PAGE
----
By this time, the scene had drawn a crowd of onlookers. An officer told the bystanders to move on, but Newton shouted at them to stay. California law, he yelled, gave civilians a right to observe a police officer making an arrest, so long as they didn’t interfere. Newton played it up for the crowd. In a loud voice, he told the police officers, “If you try to shoot at me or if you try to take this gun, I’m going to shoot back at you, swine.” Although normally a black man with Newton’s attitude would quickly find himself handcuffed in the back of a police car, enough people had gathered on the street to discourage the officers from doing anything rash. Because they hadn’t committed any crime, the Panthers were allowed to go on their way.
The people who’d witnessed the scene were dumbstruck. Not even Bobby Seale could believe it. Right then, he said, he knew that Newton was the “baddest motherfucker in the world.” Newton’s message was clear: “The gun is where it’s at and about and in.” After the February incident, the Panthers began a regular practice of policing the police. Thanks to an army of new recruits inspired to join up when they heard about Newton’s bravado, groups of armed Panthers would drive around following police cars. When the police stopped a black person, the Panthers would stand off to the side and shout out legal advice.
Don Mulford, a conservative Republican state assemblyman from Alameda County, which includes Oakland, was determined to end the Panthers’ police patrols. To disarm the Panthers, he proposed a law that would prohibit the carrying of a loaded weapon in any California city. When Newton found out about this, he told Seale, “You know what we’re going to do? We’re going to the Capitol.” Seale was incredulous. “The Capitol?” Newton explained: “Mulford’s there, and they’re trying to pass a law against our guns, and we’re going to the Capitol steps.” Newton’s plan was to take a select group of Panthers “loaded down to the gills,” to send a message to California lawmakers about the group’s opposition to any new gun control.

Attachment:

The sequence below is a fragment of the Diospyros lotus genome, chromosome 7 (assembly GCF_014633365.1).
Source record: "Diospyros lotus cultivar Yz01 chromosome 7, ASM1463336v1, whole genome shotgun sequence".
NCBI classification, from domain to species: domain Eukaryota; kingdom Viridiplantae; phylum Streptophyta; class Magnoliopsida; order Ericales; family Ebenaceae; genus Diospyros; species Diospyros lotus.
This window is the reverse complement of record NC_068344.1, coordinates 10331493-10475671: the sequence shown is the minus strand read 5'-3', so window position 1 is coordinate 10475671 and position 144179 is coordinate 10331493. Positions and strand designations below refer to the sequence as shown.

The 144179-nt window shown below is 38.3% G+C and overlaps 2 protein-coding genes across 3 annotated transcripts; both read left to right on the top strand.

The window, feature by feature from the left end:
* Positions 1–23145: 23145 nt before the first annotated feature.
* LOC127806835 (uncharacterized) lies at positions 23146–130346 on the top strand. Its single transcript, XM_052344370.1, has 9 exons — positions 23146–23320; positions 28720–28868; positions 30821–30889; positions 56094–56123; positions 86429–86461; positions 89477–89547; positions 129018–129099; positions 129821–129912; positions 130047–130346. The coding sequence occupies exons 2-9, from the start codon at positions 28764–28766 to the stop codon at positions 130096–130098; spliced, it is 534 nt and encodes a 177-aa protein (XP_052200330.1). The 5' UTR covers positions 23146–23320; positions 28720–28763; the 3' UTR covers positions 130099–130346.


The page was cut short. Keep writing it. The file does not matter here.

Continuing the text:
THE PANTHERS’ METHODS provoked an immediate backlash. The day of their statehouse protest, lawmakers said the incident would speed enactment of Mulford’s gun-control proposal. Mulford himself pledged to make his bill even tougher, and he added a provision barring anyone but law enforcement from bringing a loaded firearm into the state capitol.
Republicans in California eagerly supported increased gun control. Governor Reagan told reporters that afternoon that he saw “no reason why on the street today a citizen should be carrying loaded weapons.” He called guns a “ridiculous way to solve problems that have to be solved among people of good will.” In a later press conference, Reagan said he didn’t “know of any sportsman who leaves his home with a gun to go out into the field to hunt or for target shooting who carries that gun loaded.” The Mulford Act, he said, “would work no hardship on the honest citizen.”